Mitchell back in the picture as negotiator

AFTER THE BOMB PEACE ENVOY
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ALAN MURDOCH

Dublin

The former Senator George Mitchell is expected to make himself available in London next week to British and Irish officials to help construct a common formula for all-party talks.

A formal request for Mr Mitchell to act as a peace envoy was made yesterday by Bertie Ahern, leader of Fianna Fail, Ireland's largest party, through the American Ambassador in Dublin. Irish officials said they were favourably disposed towards his becoming involved.

A spokesman for the Irish Department of Foreign Affairs stressed Dublin had not yet arranged talks with Mr Mitchell, who visits London on Wednesday and Thursday as a member of an international crisis resolution group. But he said Mr Mitchell "could play a very positive role. If he is here he will be met," he predicted.

The Irish foreign minister, Dick Spring, met Mr Mitchell on Thursday in Washington to review developments since his report was published last month, and the has publicly acknowledge he is "a valuable resource" who may be called on again to broker a common position between parties in the event of deadlock between London and Dublin.

The Irish side would welcome revived interest in the six core proposals set down in the report of Mr Mitchell's international body on arms decommissioning, binding parties to exclusively peaceful methods and to total, verifiable disarmament.

"Mitchell is the high road to all-party talks" said the spokesman". Dublin has not fully ruled out elections, particularly as a way of involving Unionists, but argues the Mitchell principles must be adopted as the foundation of such a process, ideally facilitated by two-day Dayton-style "proximity" talks.

Another senior source spoke of the "sense of tragedy" Dublin felt at London's failure to back the Mitchell initiative. "It had the potential to make the whole thing flow" he said.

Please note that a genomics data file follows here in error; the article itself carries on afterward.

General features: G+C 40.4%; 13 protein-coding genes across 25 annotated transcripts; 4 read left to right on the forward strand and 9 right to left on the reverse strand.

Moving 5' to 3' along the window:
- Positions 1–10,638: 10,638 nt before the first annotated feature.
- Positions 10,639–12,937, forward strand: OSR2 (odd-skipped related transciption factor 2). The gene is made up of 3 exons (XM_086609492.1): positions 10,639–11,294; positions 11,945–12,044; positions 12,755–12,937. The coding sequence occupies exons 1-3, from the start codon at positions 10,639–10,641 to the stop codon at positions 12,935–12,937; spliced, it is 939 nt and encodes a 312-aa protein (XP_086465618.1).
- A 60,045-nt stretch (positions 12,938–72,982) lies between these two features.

He hinted that that decision probably convinced the IRA their ceasefire would not deliver all-party talks: "I really think the British rejection of it [the Mitchell report] was disastrous."

"In Dublin a senior Irish spokesman said the Prime Minister will meet the Taoiseach John Bruton in London at the end of this month. He said diary difficulties prevented an earlier meeting.

The two leaders spoke twice over the weekend in the wake of the bomb. The governments also conferred yesterday over the content of Mr Major's address.

The Dublin Government's blunt weekend exclusion of Sinn Fein from formal ministerial talks provoked a backlash yesterday from senior figures involved in brokering the 1994 IRA ceasefire.

The former Taoiseach and Fianna Fail leader Albert Reynolds cautioned against closing doors. "It's very easy to condemn. It's very easy to retreat to safe political positions," he warned "Talks are the only alternative to violence. The political process needed "to be injected with the lifeblood of political activity".

The US Ambassador in Dublin, Jean Kennedy-Smith said Washington felt that "without Gerry Adams there was no peace process". She said US officials believed Mr Adams "didn't know anything" about the London bomb. "The administration is appalled by the bombing, but that shouldn't be the end of the peace process," she said.

Later, in sharp contrast to the policy of her host nation, the US Ambassador met the Sinn Fein vice-president Pat Doherty in the Dublin embassy.

The Belfast Irish News and the New York Times also challenged the exclusion of Sinn Fein, which the Belfast paper called "the biggest mistake of his [Mr Bruton's] premiership so far".

Earlier foreign minister Dick Spring defended the Irish Government's exclusion of Sinn Fein. He said it was "ridiculous" to suggest Dublin had any alternative in the wake of the bomb. But he emphasised informal contacts with the party would continue. The Sinn Fein president Gerry Adams again accused Dublin of knee-jerk reactions. Writing in the Irish Times he claimed the Taoiseach had made a "unilateral decision to refuse to accord Sinn Fein our democratic rights."

An early political casualty of renewed IRA violence may be the 16-month old Forum for Peace and Reconciliation.

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